To my mind, Planned Parenthood's strongest argument is that the Iowa Board of Medicine approved a rule that "singles out abortion, banning telemedicine delivery of this service while encouraging other uses of telemedicine." A Des Moines Register editorial published earlier this week underscored the hypocrisy of that position. I've enclosed excerpts from that piece at the end of this post. Governor Terry Branstad and others in his administration have celebrated the use of telemedicine in many ways that involve doctors or pharmacists dispensing medications without ever being in the same room as their patients.

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District Court upholds Iowa rule banning "telemedicine" abortions

by: desmoinesdem

Tue Aug 19, 2014 at 22:46:10 PM CDT

A Polk County District Court today upheld a rule adopted by the Iowa Board of Medicine last year, which would prohibit Planned Parenthood of the Heartland from providing medical abortions using "telemedicine" (where a doctor meets with the patient via videoconferencing). You can read the full text of Judge Jeffrey Farrell's ruling here. After the jump I've summarized Judge Farrell's key findings, including background on the case and excerpts from his decision. I've also enclosed reaction from both sides in the telemedicine abortion debate, as well as from Governor Terry Branstad and Democratic challenger Jack Hatch.

Judge Farrell's ruling goes into effect in 30 days, but Planned Parenthood has already said it will appeal, so the Iowa Supreme Court may put another stay on the rule pending its hearing of the case.

I'm surprised by this ruling. In a November 2013 decision granting Planned Parenthood's request for a stay of the rule, Polk County District Court Judge Karen Romano sounded skeptical that rule would be upheld when courts considered the merits. She noted the lack of evidence of any adverse outcomes in more than 5,000 abortions using Planned Parenthood's telemedicine system, the "peculiar" fact that the Board of Medicine required an in-person meeting between a patient and doctor for abortion services, but not for other telemedicine practices, and the likelihood that denying rural women access to medical abortion would increase demand for "surgical abortion, which is much more invasive and risky." UPDATE: In the comments, Bleeding Heartland reader ahawby notes several factors that could have influenced Judge Farrell's perspective on this case.

Today's decision is a victory for opponents of abortion rights, because Iowa women in small towns and rural areas will face more hurdles to obtain abortions early in pregnancy. It's also a personal triumph for Branstad's legal counsel, Brenna Findley. As Judge Farrell's ruling acknowledges, Findley was a vocal advocate of the rulemaking, urging the Board of Medicine to act quickly on the petition from pro-life activists, against the advice of the board's own legal counsel as well as the Iowa Attorney General's office.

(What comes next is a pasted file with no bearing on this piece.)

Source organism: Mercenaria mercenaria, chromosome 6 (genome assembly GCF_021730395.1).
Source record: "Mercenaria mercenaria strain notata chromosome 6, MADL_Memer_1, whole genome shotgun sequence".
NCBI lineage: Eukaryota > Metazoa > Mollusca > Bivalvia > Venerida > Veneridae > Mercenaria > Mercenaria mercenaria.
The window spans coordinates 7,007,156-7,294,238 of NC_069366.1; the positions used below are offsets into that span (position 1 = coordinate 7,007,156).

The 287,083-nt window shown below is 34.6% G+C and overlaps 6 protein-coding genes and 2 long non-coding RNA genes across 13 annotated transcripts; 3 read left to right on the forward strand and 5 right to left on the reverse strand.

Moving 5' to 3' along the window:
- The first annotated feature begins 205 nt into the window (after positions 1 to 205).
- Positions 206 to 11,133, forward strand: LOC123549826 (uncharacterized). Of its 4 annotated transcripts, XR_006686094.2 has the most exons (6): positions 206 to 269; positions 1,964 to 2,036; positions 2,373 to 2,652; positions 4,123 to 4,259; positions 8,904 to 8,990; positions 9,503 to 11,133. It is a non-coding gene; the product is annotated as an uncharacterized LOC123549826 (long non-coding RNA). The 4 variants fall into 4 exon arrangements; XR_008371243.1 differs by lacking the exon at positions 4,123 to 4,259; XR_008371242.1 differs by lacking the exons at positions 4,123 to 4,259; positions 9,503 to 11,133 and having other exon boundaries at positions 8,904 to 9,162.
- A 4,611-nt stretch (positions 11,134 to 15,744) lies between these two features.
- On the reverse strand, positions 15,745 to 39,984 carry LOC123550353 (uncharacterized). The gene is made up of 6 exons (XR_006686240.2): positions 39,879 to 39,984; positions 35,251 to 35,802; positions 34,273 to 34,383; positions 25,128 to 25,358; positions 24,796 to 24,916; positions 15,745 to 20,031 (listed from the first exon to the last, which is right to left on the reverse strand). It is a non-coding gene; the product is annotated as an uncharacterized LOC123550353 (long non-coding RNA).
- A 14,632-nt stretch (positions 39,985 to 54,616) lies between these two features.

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Three reasons Rick Perry's indictment will help him with Iowa Republicans

by: desmoinesdem

Tue Aug 19, 2014 at 10:54:25 AM CDT

Being charged with a crime is rarely good news for any public figure, but it looks like Texas Governor Rick Perry will be the exception that proves the rule.

Not only will his presidential aspirations survive the criminal case launched against him last last week, the governor's prosecution will improve his standing among Iowa Republicans, for three reasons.

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Terry Branstad's misguided view of fighting for Iowa agriculture

by: desmoinesdem

Tue Aug 12, 2014 at 10:09:07 AM CDT

Speaking to a small crowd at the Iowa State Fair yesterday, Governor Terry Branstad said he was "proud as governor to have stood up for and fought for the interests of agriculture." You can watch the video on the Des Moines Register's website and read highlights in O.Kay Henderson's report for Radio Iowa or Jason Noble's summary for the Register:

He described his defense of Beef Products Inc. and its lean finely textured beef against charges that it was unhealthy "pink slime"; his support for wind energy; his efforts to maintain the current renewable fuel standard for ethanol content in gasoline; and his opposition to California chicken cage standards that could harm Iowa egg producers.

Branstad certainly was a vocal advocate for "pink slime," even depicting the product as some kind of superior health food. He's eager to defend one company's use of methods many consumers find repulsive, but I doubt the Terrace Hill chef is serving him many meals containing lean finely-textured beef.

Renewable energy advocates in Iowa would not characterize Branstad as a champion for wind. I've never heard of him lifting a finger to support "distributed generation" policies, which would benefit a much broader group of farmers and landowners than the large wind farms now dotting rural Iowa.

True, the governor has argued strenuously for maintaining the Renewable Fuels Standard, contradicting his usual stance against "big government regulations" and federal mandates. However, it's debatable whether the RFS is as important to Iowa's economy as some interest groups claim.